The Poetical Works of the Rev. George Crabbe: With His Letters and Journals, and His Life, Том 1

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John Murray, 1834
 

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Стр. 25 - And in at the windows, and in at the door, And through the walls, by thousands they pour, And down from the ceiling, and up through the floor, From the right and the left, from behind and before, From within and without, from above and below, And all at once to the bishop they go.
Стр. 166 - Old Bulmer's Oak, is gone to sea. " The church-way walk is now no more, " And men must other ways explore : " Though this indeed promotion gains, " For this the park's new wall contains ; " And here I fear we shall not meet " A shade —although, perchance, a seat.
Стр. 218 - Flesh he devour'd, but not a bit would stay ; He bark'd, and snarl'd, and growl'd it all away. His ribs were seen extended like a rack, And coarse red hair hung roughly o'er his back. Lamed in one leg, and bruised in wars of yore, Now his sore body made his temper sore. Such was the friend of him who could not find Nor make him one 'mong creatures of his kind. Brave deeds of Fang his master often told, The son of Fury, famed in...
Стр. 49 - Sorrows like showers descend, and as the heart For them prepares, they good or ill impart ; Some on the mind, as on the ocean rain, Fall and disturb, but soon are lost again ; Some, as to fertile lands, a boon bestow, And [seeds], that else had perish'd, live and grow ; Some fall on barren soil, and thence proceed The idle blossom, and the useless weed.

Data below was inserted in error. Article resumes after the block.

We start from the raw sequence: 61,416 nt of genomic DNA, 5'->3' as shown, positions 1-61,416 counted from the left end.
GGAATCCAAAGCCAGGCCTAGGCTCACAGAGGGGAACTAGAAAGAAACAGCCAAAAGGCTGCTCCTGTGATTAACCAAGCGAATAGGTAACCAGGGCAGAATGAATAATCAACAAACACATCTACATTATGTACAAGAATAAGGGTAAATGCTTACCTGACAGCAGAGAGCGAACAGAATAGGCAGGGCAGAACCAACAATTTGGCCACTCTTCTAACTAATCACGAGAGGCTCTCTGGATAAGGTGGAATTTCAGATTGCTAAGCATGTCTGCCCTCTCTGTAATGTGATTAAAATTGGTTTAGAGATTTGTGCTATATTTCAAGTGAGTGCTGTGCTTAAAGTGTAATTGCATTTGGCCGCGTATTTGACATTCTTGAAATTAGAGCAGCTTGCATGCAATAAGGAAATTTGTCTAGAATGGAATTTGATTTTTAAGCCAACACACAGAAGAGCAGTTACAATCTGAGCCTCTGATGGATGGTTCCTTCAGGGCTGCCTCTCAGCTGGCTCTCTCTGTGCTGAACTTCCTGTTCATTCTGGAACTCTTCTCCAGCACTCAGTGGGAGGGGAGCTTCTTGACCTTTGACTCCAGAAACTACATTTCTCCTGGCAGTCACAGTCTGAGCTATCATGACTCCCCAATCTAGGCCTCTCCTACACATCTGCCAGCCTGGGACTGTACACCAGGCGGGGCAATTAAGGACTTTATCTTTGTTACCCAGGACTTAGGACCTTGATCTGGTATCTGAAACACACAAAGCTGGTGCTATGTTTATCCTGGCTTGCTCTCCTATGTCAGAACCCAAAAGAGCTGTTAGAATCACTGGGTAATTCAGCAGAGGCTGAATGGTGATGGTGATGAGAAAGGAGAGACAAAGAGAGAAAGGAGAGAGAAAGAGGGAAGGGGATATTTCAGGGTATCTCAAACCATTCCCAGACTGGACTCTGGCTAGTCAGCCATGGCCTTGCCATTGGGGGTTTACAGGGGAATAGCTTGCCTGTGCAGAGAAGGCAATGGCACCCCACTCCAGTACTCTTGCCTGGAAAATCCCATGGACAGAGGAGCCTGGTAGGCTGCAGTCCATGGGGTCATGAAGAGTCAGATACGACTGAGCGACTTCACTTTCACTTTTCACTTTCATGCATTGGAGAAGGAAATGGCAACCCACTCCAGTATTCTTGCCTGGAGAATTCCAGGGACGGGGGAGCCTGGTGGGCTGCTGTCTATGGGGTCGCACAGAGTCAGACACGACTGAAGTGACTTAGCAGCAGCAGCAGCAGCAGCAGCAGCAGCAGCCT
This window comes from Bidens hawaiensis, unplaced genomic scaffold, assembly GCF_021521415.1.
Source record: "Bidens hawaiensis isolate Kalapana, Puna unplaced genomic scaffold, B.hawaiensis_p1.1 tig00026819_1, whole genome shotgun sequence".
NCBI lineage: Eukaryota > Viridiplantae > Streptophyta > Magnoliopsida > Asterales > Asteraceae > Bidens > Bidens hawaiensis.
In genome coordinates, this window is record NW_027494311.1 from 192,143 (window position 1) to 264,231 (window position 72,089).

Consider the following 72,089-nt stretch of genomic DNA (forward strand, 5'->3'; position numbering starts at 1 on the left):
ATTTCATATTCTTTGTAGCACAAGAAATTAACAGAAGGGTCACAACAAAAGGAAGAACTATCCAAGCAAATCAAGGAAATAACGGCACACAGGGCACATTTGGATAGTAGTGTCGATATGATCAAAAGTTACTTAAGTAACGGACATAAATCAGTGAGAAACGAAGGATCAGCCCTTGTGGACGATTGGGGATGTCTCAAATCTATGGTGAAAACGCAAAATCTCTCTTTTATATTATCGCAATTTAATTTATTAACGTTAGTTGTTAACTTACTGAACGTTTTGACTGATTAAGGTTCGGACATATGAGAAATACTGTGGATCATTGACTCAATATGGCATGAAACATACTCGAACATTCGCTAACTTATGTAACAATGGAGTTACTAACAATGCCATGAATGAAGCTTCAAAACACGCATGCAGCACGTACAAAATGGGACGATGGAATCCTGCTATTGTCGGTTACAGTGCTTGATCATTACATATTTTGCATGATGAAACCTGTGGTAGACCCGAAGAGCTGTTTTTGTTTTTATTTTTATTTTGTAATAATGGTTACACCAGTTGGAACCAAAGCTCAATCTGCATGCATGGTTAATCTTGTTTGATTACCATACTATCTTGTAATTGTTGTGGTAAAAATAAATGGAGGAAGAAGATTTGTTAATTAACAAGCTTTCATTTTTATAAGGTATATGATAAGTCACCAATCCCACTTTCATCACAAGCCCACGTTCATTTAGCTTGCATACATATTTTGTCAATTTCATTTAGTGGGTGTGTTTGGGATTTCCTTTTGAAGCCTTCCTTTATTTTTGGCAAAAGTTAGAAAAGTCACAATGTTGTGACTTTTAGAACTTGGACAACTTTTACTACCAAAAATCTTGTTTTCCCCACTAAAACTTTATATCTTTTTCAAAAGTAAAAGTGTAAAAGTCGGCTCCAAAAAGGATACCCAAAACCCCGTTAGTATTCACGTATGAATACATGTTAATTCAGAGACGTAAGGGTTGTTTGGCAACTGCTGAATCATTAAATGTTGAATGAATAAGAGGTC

Стр. 125 - Lad she spies, With whom she loved her way to take, Then Doubts within her soul arise, And equal Hopes her bosom shake ! Thus, like the Boy, and like the Maid, I wish to go, yet tarry here, And now resolved, and now afraid : To minds disturb'd old views appear In melancholy charms array 'd, And once indifferent, now are dear.
Стр. 126 - Yet something seems like knowledge, but the change Confuses me, and all in him is strange. That bronzed old Sailor, with his wig awry — Sure he will know me ! No, he passes by. They seem like me in doubt ; but they can call Their friends around them — I am lost to all.
Стр. 164 - A man approach'd me, by his grandchild led^ A blind old man, and she a fair young maid, Listening in love to what her grandsire said. ' And thus with gentle voice he spoke — " Come lead me, lassie, to the shade, " Where willows grow beside the brook ; " For well I know the sound it made, " When dashing o'er the stony rill, " li munnur'd to St. Osyth's Mill.
Стр. 164 - I wish they were away, That in the wild-wood maze I as of old might stray. The things themselves are pleasant to behold, But not like those which we beheld of old, — That half-hid mansion, with its wide domain, Unbound and unsubdued I — but sighs are vain ; It is the rage of Taste — the rule and compass reign.
Стр. 43 - Who for their parents' sins, or for their own, Are now as vagrants, wanderers, beggars known, Hunted and hunting through the world, to share Alms and contempt, and shame and scorn to bear; Whom Law condemns, and Justice, with a sigh, Pursuing, shakes her sword and passes by.— If to the prison we should these commit, They for the gallows will be rendered fit.
Стр. 165 - Then, lassie, lead thy grandsire on, And to the holy water bring ; A cup is fasten'd to the stone, And I would taste the healing spring, That soon its rocky cist forsakes, And green its mossy passage makes.' ' The holy spring is turn'd aside, The rock is gone, the stream is dried ; The plough has levell'd all around, And here is now no holy ground.

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